Local News

Fight against Mission Beach helipad ramps up


Fears a controversial plan for a helipad will disrupt the quiet lifestyle in Mission Beach are growing, but developers promise it will help tourism take off without becoming "Seaworld".

More than 650 people have signed a petition against the proposal, and a second community meeting is being held today just days after another one was attended by 200 people.  

Victorian company, Kestrel Aviation, is asking Cassowary Coast council to approve an application to build a base and corporate lounge, between Mission Beach and Wongaling Beach.

The plan is to launch a helicopter service to fly in tourists, taking them onto other luxurious resorts and islands in the state's far north.

Managing Director Ray Cronin says the site is ideal because it allows for aircraft to fly in and out without going over homes, keeping "clear of urban areas".

The service could also help with maritime emergencies if needed, Mr Cronin says.

Community concerns

However, there is widespread public worry about environmental and noise impacts, and not using land to grow the agriculture industry.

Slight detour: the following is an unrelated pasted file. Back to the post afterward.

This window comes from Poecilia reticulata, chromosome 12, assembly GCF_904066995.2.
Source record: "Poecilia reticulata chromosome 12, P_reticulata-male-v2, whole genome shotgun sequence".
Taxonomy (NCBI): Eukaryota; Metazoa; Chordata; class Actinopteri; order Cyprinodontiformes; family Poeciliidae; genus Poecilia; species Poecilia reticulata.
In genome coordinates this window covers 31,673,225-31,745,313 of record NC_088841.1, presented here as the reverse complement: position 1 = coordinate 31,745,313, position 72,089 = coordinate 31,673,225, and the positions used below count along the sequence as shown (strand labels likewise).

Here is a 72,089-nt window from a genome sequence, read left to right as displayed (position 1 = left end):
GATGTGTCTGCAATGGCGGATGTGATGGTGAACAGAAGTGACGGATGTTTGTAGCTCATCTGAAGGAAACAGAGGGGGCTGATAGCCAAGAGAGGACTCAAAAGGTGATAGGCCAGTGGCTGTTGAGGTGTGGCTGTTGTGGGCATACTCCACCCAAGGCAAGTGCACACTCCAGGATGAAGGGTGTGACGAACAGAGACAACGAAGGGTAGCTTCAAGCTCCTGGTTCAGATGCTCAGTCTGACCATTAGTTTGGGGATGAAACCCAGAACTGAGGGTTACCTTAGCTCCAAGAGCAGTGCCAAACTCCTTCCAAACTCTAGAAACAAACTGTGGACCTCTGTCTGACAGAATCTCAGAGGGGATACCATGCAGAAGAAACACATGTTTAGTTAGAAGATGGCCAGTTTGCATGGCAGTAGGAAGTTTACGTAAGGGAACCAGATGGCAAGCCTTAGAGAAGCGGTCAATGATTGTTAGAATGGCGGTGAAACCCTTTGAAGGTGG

Community for Coastal and Cassowary Conservation President Peter Rowles says the helipad detracts from the "economic, environment and social values from Mission Beach".

"When we look at the application there is a lot of information missing," Mr Rowles says.

"They are very noisy, they produce a lot of downdraft [wind].

"We have reports of people currently hear helicopters very easily from 1.5km away. Many of these residents live 400 to 800metres away from where this proposal is intended, so they will get a lot of noise."

But according to Kestral Aviation, the site was chosen based on an assessment of the noise footprint, which proved there would be little impact on residents.

Mr Cronin is promising the helicopters - which are "fast, smart and modern" - will be off the coast in less than three minutes.

"Its not going to be a joy ride operation, it's not a Seaworld, we are not going to be going in and out every five minutes, there will be big gaps between movements the footprint will be very small."


[Proposed flight path for the helicopters]

What's next?

Today's public meeting is on at Marcs Park, Mission Beach from 12pm, and follows last week's meeting.

"There has been further developments with the application since then, so it's a chance for the community to keep up to date," says Mr Rowles.

The proposal is set to be tabled at the next council meeting in Tully, on January 21.

LISTEN: Kestrel Aviation managing director Ray Cronin explains why there won't be noise issues: